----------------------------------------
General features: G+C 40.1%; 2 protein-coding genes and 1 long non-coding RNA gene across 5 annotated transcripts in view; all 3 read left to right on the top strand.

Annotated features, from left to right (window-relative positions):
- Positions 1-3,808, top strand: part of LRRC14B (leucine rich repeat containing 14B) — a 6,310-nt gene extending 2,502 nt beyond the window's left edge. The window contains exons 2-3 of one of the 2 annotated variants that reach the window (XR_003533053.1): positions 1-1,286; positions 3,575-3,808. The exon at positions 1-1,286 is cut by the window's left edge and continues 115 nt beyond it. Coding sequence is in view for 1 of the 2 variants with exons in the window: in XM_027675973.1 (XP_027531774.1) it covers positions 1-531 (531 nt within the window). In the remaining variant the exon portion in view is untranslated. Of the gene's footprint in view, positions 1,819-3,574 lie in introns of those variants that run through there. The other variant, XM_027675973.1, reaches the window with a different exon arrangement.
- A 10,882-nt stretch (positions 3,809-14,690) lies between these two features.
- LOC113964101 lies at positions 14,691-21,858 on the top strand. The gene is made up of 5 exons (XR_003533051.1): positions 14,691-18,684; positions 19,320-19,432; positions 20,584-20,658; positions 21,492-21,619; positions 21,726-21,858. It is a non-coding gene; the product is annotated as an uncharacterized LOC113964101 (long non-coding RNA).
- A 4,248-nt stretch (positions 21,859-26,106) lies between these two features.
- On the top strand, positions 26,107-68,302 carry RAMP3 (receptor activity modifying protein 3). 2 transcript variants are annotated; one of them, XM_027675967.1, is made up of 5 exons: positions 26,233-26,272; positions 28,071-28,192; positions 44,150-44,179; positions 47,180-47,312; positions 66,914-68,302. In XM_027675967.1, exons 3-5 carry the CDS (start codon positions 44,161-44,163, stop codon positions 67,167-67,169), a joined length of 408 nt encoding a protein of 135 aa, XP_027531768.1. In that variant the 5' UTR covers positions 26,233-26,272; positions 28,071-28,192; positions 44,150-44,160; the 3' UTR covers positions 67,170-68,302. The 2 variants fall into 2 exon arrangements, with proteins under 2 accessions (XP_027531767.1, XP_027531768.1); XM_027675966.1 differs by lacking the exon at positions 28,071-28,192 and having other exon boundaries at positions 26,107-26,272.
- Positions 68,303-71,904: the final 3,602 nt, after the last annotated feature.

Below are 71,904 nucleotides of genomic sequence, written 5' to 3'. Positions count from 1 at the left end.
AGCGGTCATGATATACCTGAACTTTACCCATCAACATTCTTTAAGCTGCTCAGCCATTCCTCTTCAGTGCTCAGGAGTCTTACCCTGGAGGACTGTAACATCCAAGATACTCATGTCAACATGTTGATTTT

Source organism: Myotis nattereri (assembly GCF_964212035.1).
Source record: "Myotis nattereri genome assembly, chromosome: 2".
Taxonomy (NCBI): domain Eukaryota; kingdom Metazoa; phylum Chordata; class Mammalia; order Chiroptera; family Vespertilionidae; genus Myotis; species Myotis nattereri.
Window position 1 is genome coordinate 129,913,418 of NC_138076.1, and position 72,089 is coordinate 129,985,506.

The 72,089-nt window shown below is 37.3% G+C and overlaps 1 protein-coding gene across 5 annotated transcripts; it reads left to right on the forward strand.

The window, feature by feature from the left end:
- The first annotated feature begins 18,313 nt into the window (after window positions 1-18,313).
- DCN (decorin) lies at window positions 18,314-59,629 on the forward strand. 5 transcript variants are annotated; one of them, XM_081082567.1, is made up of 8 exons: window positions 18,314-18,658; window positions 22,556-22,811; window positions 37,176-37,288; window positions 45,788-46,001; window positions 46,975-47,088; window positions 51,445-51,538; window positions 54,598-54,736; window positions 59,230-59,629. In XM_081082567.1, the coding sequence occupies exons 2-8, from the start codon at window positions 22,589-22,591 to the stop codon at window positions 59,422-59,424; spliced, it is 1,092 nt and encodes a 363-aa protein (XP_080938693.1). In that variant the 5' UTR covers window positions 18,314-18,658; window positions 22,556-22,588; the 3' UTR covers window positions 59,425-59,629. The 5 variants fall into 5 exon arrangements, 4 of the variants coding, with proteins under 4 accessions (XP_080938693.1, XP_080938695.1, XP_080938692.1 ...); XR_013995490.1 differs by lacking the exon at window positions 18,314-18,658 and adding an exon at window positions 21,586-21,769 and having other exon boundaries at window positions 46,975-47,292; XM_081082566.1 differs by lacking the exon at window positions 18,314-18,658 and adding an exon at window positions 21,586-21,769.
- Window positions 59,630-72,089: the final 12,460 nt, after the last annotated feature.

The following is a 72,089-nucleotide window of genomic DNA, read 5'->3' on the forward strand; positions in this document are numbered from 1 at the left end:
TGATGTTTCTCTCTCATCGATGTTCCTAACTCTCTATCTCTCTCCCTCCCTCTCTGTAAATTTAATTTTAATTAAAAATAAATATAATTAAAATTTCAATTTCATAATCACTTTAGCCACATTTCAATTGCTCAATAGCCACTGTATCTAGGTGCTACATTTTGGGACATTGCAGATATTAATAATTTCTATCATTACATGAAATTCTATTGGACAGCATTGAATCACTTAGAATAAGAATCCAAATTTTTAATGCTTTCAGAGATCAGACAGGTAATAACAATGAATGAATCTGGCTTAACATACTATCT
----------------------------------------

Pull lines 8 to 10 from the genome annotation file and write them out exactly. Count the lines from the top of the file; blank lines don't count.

- Positions 68,303-71,904: the final 3,602 nt, after the last annotated feature.

Below are 71,904 nucleotides of genomic sequence, written 5' to 3'. Positions count from 1 at the left end.
AGCGGTCATGATATACCTGAACTTTACCCATCAACATTCTTTAAGCTGCTCAGCCATTCCTCTTCAGTGCTCAGGAGTCTTACCCTGGAGGACTGTAACATCCAAGATACTCATGTCAACATGTTGATTTT